Quality improvement strategies require the proper measurement of indicators related to the practice problem. Patient falls are included in the National Database of Nursing Quality Indicators (NDNQI), allowing to evaluate and monitor staffing effectiveness (Yoder-Wise, 2019). The collaboration interview with the key leaders in my practice setting allowed me to determine the measures for the problem of patient falls in the Med/Surg unit. The data analysis of falls suggests that the issue is addressed in several ways. The primary measures include the overall rate of falls/falls with injury per 1,000 patient days and the number of falls by location, service line, day of the week, time of the day, and zoning. The healthcare provider calculates the total number of falls by registered nurse/patient care technician (RN/PCT) ratios. The percentages of assisted versus non-assisted falls, contributing factors, and injury types are registered for performance assessment purposes. Currently, there are no gaps in the data obtained from the report, as the results are consistent and follow the provider’s fall prevention protocol.
The interview revealed two major challenges impacting measurement for the practice problem. First, patients manage to leave the bed before the alarm alerts the staff, which can affect the accuracy of timing and zoning estimates. Second, the assessment of contributing factors is complicated when a patient’s risk of fall is not properly assessed due to the absence/loss of the patient’s medical records. Spath (2018) suggests that the accuracy of performance measures is essential for quality improvement as it determines the validity of measures. US healthcare providers use injury codes (E-codes) to determine whether an injury was caused by a fall event (Min et al., 2019). The Agency for Healthcare Research and Quality (2017) maintains NDNQI indicators can be employed to evaluate falls and fall injuries and determine their severity. Alternatively, the data from electronic health records (EHRs) might be assessed automatically to calculate fall rates and fall prevention indicators (Cho et al., 2018). Overall, there is a significant number of ways that healthcare providers can introduce to ensure the accuracy and validity of fall-related measurement data.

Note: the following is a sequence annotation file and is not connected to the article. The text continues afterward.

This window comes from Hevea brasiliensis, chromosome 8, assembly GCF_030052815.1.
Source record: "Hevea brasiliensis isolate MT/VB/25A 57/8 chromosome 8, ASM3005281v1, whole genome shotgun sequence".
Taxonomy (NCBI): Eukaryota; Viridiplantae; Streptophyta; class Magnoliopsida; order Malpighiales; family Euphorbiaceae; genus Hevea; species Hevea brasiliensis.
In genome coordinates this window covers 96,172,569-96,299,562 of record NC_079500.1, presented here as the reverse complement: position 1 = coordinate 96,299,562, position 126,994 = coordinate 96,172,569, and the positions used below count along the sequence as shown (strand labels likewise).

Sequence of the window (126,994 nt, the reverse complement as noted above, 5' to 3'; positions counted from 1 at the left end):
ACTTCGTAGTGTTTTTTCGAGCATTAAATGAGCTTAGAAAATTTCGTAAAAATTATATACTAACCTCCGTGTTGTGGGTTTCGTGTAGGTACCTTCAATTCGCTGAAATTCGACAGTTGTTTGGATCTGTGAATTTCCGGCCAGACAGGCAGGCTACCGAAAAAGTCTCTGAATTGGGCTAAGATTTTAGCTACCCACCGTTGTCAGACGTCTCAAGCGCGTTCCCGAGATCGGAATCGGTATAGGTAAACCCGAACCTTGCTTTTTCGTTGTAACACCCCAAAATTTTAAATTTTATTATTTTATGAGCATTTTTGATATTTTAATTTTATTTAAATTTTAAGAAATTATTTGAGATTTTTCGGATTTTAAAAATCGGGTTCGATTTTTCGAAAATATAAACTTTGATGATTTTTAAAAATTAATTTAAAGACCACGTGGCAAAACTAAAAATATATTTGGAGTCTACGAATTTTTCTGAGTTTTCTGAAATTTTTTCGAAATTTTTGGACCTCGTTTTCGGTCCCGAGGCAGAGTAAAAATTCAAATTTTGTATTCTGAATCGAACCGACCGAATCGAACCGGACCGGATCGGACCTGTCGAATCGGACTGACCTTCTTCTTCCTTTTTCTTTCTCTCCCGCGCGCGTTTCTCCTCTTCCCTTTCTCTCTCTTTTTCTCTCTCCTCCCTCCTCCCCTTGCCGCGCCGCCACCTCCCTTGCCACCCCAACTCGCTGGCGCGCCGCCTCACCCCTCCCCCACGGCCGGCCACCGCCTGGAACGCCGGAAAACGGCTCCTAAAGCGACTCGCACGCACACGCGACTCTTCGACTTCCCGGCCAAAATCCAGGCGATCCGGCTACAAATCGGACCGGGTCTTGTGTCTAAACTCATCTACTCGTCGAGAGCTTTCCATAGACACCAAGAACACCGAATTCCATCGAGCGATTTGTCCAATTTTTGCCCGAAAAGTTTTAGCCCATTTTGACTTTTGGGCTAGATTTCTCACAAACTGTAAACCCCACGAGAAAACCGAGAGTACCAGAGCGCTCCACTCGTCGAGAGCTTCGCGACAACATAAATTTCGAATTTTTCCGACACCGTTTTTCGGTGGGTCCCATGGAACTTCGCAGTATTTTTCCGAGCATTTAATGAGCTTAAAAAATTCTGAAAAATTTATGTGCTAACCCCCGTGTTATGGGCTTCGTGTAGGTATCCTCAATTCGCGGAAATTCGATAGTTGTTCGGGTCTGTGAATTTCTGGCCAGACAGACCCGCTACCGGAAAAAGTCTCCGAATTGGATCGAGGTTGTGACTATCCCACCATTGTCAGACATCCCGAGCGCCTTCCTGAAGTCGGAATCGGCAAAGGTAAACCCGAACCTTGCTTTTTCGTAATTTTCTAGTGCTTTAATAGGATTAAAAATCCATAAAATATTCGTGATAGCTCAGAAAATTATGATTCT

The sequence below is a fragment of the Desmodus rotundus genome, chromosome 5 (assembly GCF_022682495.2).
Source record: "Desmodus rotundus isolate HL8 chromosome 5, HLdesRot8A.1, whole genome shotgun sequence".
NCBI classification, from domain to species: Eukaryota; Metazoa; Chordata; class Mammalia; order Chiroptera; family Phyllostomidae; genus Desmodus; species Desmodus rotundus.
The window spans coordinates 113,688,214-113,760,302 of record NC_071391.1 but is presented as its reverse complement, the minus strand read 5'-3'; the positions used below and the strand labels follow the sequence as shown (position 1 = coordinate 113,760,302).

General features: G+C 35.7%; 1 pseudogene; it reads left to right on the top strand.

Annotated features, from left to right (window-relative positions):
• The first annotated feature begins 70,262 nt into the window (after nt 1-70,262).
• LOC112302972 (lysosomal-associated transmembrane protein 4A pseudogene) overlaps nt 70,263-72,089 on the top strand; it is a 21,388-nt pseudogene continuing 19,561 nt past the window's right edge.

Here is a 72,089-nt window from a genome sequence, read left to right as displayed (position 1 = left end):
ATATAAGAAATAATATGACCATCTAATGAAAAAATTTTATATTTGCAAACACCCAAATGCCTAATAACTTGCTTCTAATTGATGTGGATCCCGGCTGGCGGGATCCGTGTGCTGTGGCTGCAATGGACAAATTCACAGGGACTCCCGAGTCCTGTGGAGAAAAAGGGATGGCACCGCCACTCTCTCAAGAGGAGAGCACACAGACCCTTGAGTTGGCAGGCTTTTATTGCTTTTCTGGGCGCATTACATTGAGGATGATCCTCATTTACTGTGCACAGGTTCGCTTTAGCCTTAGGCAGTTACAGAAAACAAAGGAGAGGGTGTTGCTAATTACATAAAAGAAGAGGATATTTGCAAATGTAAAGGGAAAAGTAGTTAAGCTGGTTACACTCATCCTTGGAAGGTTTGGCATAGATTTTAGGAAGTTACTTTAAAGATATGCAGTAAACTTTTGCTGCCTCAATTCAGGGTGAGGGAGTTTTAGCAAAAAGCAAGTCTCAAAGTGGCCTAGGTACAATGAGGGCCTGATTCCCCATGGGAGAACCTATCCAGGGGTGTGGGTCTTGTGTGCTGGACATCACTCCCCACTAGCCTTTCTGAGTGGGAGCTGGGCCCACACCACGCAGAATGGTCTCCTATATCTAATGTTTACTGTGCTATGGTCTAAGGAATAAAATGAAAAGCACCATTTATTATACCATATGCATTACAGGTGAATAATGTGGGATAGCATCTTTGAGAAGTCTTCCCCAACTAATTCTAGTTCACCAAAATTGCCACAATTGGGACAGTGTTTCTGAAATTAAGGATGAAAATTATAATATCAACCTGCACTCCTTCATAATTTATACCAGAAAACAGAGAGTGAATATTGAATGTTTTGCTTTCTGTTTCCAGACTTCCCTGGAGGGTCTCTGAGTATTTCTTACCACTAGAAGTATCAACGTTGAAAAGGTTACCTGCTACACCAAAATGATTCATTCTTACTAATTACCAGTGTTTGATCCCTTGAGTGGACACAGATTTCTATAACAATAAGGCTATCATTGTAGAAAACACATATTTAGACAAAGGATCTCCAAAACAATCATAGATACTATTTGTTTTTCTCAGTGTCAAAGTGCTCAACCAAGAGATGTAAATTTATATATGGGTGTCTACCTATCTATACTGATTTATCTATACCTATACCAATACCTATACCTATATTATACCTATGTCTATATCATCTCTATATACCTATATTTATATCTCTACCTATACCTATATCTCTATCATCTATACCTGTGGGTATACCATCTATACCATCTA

The Agency for Healthcare Research and Quality. (2017). Module 5: How to measure fall rates and fall prevention practices – Training guide. AHRQ. Web.
Cho, I., Boo, E. H., Lee, S. Y., & Dykes, P. C. (2018). Automatic population of eMeasurements from EHR systems for inpatient falls. Journal of the American Medical Informatics Association, 25(6), 730–738. Web.
Min, L., Tinetti, M., Langa, K. M., Ha, J., Alexander, N., & Hoffman, G. J. (2019). Measurement of fall injury with health care system data and assessment of inclusiveness and validity of measurement models. JAMA Network Open, 2(8). Web.
Spath, P. (2018). Introduction to healthcare quality management (3rd ed.). Health Administration Press.
Yoder-Wise, P. S. (2019). Leading and managing in nursing (7th ed.). Mosby.